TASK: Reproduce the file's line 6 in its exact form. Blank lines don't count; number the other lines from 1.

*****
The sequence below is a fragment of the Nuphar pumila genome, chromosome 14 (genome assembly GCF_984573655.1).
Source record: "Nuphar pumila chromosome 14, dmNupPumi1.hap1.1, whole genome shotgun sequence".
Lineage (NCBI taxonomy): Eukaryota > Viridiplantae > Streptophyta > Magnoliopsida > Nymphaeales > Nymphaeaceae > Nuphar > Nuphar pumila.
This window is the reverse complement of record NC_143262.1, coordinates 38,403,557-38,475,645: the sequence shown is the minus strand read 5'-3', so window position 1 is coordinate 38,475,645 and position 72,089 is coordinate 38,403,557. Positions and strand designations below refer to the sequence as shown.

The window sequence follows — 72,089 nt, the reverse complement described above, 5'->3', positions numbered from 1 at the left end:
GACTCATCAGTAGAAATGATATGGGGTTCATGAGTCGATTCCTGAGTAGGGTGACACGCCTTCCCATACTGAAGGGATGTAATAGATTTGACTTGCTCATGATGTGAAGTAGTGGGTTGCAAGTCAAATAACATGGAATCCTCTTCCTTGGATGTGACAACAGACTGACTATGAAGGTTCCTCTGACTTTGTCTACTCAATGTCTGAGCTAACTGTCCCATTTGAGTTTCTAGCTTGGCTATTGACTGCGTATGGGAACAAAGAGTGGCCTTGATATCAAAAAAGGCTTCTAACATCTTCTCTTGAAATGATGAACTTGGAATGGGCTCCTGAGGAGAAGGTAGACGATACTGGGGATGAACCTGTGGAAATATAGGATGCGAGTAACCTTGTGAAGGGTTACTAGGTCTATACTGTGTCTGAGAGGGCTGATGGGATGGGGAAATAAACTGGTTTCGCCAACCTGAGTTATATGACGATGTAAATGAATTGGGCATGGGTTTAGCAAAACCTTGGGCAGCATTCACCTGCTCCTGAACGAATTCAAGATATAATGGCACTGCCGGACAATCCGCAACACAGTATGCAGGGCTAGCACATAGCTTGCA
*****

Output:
GACTCATCAGTAGAAATGATATGGGGTTCATGAGTCGATTCCTGAGTAGGGTGACACGCCTTCCCATACTGAAGGGATGTAATAGATTTGACTTGCTCATGATGTGAAGTAGTGGGTTGCAAGTCAAATAACATGGAATCCTCTTCCTTGGATGTGACAACAGACTGACTATGAAGGTTCCTCTGACTTTGTCTACTCAATGTCTGAGCTAACTGTCCCATTTGAGTTTCTAGCTTGGCTATTGACTGCGTATGGGAACAAAGAGTGGCCTTGATATCAAAAAAGGCTTCTAACATCTTCTCTTGAAATGATGAACTTGGAATGGGCTCCTGAGGAGAAGGTAGACGATACTGGGGATGAACCTGTGGAAATATAGGATGCGAGTAACCTTGTGAAGGGTTACTAGGTCTATACTGTGTCTGAGAGGGCTGATGGGATGGGGAAATAAACTGGTTTCGCCAACCTGAGTTATATGACGATGTAAATGAATTGGGCATGGGTTTAGCAAAACCTTGGGCAGCATTCACCTGCTCCTGAACGAATTCAAGATATAATGGCACTGCCGGACAATCCGCAACACAGTATGCAGGGCTAGCACATAGCTTGCA